Saturday, 26 October 2013

A Day in the Life of a Seagull

Dutch researchers attached a GPS to a female seagull to track her travels during a day. The video animation is the result of the data collected.  332 km were covered during the day.

I'm still not giving them my chips.

Friday, 25 October 2013


Ah Iceland, beautiful vistas, Bjork, Sigur Ros and necropants.

Yes, you heard right, necropants. A wonderful pastime for all the family in 17th century Iceland. What are they? Well it's a little Silence of the Lambs meets those trendy printed tights, minus the trendy printed tights.
The only known intact pair is housed in the Museum of Icelandic Sorcery and Witchcraft and is shown below. I thought I ought to include a warning, but let's face it, you all had a good look at the pic way before reading this boring text.

More explanation from the Museum:

"If you want to make your own necropants (literally; nábrók) you have to get permission from a living man to use his skin after his dead. After he has been buried you must dig up his body and flay the skin of the corpse in one piece from the waist down. As soon as you step into the pants they will stick to your own skin. A coin must be stolen from a poor widow and placed in the scrotum along with the magical sign, nábrókarstafur, written on a piece of paper. Consequently the coin will draw money into the scrotum so it will never be empty, as long as the original coin is not removed. To ensure salvation the owner has to convince someone else to overtake the pants and step into each leg as soon as he gets out of it. The necropants will thus keep the money-gathering nature for generations."

Thursday, 24 October 2013

Back in Action

Hi everyone,

Sorry to just abandon you all but I had to take off time to write my Honours thesis. It's all done now (thank the Spaghetti Monster) so I'll start by getting into the swing of things. There is a book review of the one solitary book I read in the last month, but it was a damn good one that managed to take my mind off iodopyridines.


Book Review: 'Death at SeaWorld: Shamu and the Dark Side of Killer Whales in Captivity' by David Kirby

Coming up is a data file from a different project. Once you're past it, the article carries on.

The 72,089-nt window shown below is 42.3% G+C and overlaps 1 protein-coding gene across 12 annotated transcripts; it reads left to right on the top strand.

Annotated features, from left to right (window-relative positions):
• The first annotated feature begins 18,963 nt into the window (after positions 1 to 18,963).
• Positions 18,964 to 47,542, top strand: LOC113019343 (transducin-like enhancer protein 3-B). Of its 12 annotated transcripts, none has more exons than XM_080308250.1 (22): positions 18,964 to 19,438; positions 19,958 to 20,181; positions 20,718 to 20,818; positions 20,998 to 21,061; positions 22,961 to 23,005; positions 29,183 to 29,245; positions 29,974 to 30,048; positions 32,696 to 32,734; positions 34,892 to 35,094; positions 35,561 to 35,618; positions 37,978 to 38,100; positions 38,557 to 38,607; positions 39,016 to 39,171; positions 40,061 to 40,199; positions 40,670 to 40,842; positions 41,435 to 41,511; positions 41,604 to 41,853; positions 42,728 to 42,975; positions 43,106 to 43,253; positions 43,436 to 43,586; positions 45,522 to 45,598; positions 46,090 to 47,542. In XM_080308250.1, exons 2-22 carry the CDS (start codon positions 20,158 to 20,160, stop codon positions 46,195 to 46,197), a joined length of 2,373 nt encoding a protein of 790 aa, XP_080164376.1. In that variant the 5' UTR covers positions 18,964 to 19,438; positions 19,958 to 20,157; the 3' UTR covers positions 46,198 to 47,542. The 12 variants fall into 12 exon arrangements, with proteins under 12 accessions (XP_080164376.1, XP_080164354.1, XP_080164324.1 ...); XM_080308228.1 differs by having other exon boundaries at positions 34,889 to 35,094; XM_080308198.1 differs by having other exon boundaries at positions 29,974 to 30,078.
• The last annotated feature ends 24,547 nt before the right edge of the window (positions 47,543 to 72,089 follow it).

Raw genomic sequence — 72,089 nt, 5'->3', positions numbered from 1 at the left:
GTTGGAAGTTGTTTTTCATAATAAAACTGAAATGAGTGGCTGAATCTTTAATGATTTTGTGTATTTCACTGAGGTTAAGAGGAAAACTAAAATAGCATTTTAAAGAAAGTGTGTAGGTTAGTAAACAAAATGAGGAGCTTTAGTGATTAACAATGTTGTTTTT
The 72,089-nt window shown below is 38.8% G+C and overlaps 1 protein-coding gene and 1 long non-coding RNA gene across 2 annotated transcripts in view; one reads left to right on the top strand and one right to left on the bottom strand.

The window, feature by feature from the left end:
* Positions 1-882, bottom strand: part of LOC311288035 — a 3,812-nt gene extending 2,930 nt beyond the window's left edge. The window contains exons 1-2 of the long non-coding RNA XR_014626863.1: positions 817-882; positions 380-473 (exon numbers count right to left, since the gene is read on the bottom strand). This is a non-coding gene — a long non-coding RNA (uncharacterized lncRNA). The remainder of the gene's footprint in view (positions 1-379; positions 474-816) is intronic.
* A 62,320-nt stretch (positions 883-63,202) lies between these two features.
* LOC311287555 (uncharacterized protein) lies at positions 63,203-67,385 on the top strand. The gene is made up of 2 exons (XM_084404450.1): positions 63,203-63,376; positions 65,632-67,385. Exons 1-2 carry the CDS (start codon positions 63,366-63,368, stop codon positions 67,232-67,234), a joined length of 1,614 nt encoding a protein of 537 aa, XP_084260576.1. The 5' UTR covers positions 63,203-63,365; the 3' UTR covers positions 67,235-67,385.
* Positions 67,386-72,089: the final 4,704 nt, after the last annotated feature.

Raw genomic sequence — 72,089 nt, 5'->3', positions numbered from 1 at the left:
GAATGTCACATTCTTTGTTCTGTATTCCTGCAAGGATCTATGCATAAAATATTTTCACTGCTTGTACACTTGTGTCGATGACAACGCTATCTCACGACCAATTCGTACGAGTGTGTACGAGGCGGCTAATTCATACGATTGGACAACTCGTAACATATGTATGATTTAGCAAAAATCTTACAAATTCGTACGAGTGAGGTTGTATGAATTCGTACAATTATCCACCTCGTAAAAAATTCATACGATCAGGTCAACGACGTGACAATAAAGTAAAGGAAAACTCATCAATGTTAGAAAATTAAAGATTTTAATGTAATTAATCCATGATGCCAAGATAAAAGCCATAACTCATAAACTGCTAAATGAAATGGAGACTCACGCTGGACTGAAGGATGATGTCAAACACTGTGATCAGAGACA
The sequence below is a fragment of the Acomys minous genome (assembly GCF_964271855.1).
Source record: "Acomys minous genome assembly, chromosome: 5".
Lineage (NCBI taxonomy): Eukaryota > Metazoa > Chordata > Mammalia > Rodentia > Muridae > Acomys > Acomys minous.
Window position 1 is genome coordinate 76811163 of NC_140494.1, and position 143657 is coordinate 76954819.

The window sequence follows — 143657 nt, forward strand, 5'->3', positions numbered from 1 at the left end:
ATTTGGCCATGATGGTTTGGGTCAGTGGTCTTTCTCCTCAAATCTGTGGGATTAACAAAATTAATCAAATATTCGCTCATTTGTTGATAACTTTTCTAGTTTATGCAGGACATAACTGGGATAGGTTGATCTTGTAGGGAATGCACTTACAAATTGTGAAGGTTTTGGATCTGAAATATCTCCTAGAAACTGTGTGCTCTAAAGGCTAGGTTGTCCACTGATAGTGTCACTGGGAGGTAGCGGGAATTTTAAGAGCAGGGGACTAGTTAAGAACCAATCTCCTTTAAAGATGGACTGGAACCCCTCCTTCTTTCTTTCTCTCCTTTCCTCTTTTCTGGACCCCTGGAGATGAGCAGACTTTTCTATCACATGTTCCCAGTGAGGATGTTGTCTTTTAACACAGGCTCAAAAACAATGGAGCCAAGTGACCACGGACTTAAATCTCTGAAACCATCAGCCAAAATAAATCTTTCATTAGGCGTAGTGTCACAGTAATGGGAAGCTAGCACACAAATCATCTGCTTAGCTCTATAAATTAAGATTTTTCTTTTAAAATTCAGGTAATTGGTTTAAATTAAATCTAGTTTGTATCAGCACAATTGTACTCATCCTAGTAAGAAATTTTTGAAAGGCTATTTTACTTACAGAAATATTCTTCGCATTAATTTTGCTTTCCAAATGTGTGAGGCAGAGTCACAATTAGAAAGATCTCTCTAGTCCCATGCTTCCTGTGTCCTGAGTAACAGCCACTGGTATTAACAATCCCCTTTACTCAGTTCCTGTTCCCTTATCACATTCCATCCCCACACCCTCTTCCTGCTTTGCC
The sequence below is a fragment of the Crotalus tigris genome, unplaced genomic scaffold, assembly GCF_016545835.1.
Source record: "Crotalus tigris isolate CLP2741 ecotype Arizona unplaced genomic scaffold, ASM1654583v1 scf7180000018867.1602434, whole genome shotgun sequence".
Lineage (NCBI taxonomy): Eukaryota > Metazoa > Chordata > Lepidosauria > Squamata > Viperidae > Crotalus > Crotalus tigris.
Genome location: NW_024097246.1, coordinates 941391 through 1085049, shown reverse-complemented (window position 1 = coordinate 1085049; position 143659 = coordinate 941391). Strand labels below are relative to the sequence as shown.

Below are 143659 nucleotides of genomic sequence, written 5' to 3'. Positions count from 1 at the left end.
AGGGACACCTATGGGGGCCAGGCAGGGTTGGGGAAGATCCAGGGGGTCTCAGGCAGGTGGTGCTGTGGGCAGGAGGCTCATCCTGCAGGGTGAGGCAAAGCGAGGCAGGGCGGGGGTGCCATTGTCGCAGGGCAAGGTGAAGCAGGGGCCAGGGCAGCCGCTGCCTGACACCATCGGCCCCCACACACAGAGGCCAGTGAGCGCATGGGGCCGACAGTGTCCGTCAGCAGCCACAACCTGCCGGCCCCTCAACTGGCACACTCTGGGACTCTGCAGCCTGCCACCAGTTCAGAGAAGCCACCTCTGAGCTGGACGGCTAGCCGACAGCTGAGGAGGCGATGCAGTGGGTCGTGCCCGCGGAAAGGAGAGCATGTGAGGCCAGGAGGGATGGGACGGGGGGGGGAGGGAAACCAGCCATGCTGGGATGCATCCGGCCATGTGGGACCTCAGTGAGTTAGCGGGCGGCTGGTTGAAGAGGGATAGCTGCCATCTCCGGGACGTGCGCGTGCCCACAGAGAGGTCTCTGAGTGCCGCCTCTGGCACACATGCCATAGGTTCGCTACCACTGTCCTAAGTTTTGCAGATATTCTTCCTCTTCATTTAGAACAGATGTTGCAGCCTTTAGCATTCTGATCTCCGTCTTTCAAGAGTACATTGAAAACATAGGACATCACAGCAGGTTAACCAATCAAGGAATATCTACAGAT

'Death at Seaworld' is a fascinating and meticulously researched work that centres upon the death of a killer whale trainer at the U.S. theme park in 2010. However the work also takes on the entire history of the captivity of these whales, as well as research undertaken in the wild.
What you get to read may be argued as one-sided as it argues strictly against the captivity of killer whales, but with the evidence presented, there is no other conclusion that could be reached. It does essentially come down to animals performing under extreme duress for the pleasure of humans to bring in dollars.

There is a lot of focus on policy and politics about marine mammals in the U.S., but it never gets bogged down in too much detail, and the people who played a part in these affairs are well-drawn and interesting people in their own right.

An interesting section looks at the plight of Keiko, the star of the 'Free Willy' movie. Keiko was hired from a Mexican animal park to star in the movie. The conditions that he was in were dismal with a very small concrete tank, that was so shallow that his pectoral fins always touched the bottom and had lesions on them. The tale of his journey being an experimental re-release into the wild is a wonderful and enlightening story.

I guess what also sets this work apart from the usual anti-captivity arguments is that it is strictly about killer whales. The author does make an argument for captivity of certain species for educational and conservationist purposes. He is not a die-hard anti-this anti-that person. The argument put forward is strictly about this species and it's conditions and treatment in captivity.

So if you are a bit of a zoological nut check this book out. I highly recommend it.